We are now living in a period where too many falsehoods are used in politics and in the media meant to confuse and obfuscate. Many perceive these falsehoods as ‘true’. The time we live in now is the ‘post-truth era’. Facts are not the main component in forming opinions. Today, opinions and decisions rely more on ‘gut feelings’. Populist ideologies have exploited this. Populism provides easy answers to complicated questions, answers that people want to hear, rather than truthful ones. People on the whole see what they want to see or what they think they should see –not what is there to be seen.
So what role can art have to bring back some sort of objectivity in forming opinion?
The images in this exhibition are not real. They are not truthful. They are intended to clarify that indeed, they are not truthful. They are what we think we see. The images are platonic views, idealised views. They are a quasi-reality. They are verisimilar – that is they look real, but aren’t. Scarily, any ‘factual’ message can be turned into a ‘verisimilar’ one. Post-truth.
In this exhibition the original photos have been turned into verisimilar images. They are designed to invite the viewer to look closely and discover that although at first sight they appear ‘normal’, they are not in any sense ‘real’. The viewer is also invited to spot how the image is not ‘truthful’. At the same time they are interesting and aesthetically pleasing images, but without emotion. Deadpan. The images can then be interpreted in many ways, but not as ‘truth’.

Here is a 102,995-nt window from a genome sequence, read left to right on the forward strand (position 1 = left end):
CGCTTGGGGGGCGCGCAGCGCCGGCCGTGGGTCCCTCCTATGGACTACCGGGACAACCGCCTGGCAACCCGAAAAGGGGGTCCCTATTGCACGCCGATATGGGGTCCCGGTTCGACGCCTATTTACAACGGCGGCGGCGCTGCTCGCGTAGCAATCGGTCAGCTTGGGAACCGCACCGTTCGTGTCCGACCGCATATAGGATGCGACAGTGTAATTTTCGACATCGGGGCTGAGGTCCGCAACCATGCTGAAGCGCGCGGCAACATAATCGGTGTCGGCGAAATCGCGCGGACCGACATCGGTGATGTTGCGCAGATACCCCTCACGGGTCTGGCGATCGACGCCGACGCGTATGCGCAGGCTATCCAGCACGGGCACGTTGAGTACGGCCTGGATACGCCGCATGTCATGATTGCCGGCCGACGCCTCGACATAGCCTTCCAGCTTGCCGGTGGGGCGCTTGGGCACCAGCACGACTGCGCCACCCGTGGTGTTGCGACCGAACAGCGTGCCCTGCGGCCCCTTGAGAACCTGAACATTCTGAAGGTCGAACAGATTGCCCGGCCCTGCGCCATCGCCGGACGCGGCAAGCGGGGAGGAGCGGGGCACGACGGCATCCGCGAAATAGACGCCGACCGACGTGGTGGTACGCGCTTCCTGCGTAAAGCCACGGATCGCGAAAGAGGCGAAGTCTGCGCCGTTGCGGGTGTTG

It is important to distinguish between the factual and the verisimilar.
It is up to the beholder.
About the artist
Christopher Cristóbal Newberry is an artist and writer born in Mexico City on a palindrome (15 11 51, which perhaps accounts for his fascination with symmetry). His father was an American ‘country boy’ from Tennessee, while his mother is very much a Mexican city person. He studied Communication Science at the Universidad Ibero Americana in Mexico. He has lived in England since the first of the long hot summers in 1976. He has a spouse, two sons and a Border Collie.
With the advent of digital photography, he has come to regard himself, not as a photographer, but as an image creator – what he calls Image Inception. That is, taking images from reality with the camera and transforming them into new, verisimilar images (that look real at first sight, but are not).
He is in particular, interested in the ‘post-truth’ world, where many messages are not meant to inform, but rather to confuse and obfuscate: Fake news, “alternative facts”, messages on big red campaign buses. His images are deliberately transformed into ‘ideal’ versions of reality. That is to say, the images are transformed to represent what people believe they see, rather than what is actually there. He invites the viewer to become aware that his images are impossible – however much they resemble reality.
His work has been exhibited in Mexico City, London and Winchester.
There are no upcoming dates for this event.